On our last day in Wurzburg, we visited the former residence of the prince-bishops who occupied this palace in the 18th century.
In those days, the Holy Roman Emperor and later the Habsburgs allowed for the office of prince-bishop to rule the area – a nice way to double-dip and to consolidate power. Napoleon thought otherwise and the then prince-bishop was relegated to a mere bishop, and moved to much more humble quarters near the cathedral.
But while they reigned, the PB’s had incredible wealth at their disposal, and the mandate to their architect was to copy Versailles – only do it better and bigger. Tiepolo was brought in to do ceiling frescoes including the magnificent main hall, and no expense was spare in decorating the major rooms.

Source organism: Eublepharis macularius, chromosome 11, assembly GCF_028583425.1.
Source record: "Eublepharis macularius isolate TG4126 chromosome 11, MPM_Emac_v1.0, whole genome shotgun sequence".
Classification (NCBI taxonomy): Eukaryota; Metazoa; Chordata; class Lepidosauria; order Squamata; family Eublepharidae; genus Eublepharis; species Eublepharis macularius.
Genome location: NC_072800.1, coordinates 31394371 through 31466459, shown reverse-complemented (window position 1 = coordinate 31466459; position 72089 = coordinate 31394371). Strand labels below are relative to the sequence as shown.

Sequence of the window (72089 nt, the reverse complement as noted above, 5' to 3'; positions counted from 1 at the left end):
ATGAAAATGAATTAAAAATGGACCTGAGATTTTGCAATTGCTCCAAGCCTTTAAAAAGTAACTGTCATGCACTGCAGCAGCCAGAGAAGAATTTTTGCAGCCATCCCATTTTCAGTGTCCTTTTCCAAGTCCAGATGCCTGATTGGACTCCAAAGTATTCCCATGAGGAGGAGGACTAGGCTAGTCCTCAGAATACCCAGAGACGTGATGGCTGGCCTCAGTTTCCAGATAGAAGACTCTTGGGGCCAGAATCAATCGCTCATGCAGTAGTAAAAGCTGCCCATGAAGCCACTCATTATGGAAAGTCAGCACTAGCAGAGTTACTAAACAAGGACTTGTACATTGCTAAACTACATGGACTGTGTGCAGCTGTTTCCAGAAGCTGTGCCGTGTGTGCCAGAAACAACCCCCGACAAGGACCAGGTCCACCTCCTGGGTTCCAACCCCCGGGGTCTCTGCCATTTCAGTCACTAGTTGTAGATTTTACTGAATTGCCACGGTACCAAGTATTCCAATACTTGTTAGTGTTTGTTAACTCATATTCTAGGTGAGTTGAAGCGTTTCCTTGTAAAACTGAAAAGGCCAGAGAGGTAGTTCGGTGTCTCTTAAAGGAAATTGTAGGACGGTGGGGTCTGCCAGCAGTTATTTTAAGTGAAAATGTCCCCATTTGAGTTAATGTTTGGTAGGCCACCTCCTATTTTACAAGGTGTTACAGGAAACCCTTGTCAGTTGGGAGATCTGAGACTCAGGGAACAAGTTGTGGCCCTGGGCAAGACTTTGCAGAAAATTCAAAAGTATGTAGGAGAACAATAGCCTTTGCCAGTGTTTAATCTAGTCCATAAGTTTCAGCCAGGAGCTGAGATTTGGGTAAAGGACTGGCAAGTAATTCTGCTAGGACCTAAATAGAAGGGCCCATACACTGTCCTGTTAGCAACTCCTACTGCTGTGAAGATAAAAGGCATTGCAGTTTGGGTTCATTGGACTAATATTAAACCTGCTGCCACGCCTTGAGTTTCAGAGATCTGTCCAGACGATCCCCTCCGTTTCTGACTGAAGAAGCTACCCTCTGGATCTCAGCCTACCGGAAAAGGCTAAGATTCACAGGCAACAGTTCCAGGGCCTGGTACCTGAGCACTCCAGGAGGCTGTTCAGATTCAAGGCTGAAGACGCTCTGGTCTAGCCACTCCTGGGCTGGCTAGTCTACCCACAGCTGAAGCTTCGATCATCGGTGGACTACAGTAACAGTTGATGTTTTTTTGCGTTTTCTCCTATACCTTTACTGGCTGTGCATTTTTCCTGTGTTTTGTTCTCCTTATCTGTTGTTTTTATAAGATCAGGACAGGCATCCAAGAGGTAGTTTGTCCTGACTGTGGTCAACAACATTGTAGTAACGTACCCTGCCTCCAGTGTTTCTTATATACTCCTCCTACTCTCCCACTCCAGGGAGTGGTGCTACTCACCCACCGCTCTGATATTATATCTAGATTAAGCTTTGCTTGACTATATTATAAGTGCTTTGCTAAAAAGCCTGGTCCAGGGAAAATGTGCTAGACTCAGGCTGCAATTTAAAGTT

Much was destroyed during the bombing of 1945, so much has been restored and recreated. While no photos are allowed inside, I am sharing Internet images to show the richness of the interior, and the exterior during the summer season.
Nothing shabby about this place, though what you can’t see is how freezing cold it was on our tour. Why oh why did I leave my hat and gloves in the locker with my camera? It is always good to be reminded that all the gilding and tapestries in the world don’t compensate for central heating on a cold day in February.
The rest of our time was spent meandering through the town, rather quiet on a Sunday – though the old bridge was still packed with wine lovers. It’s a lovely setting and yet another remarkably resilient corner of Germany.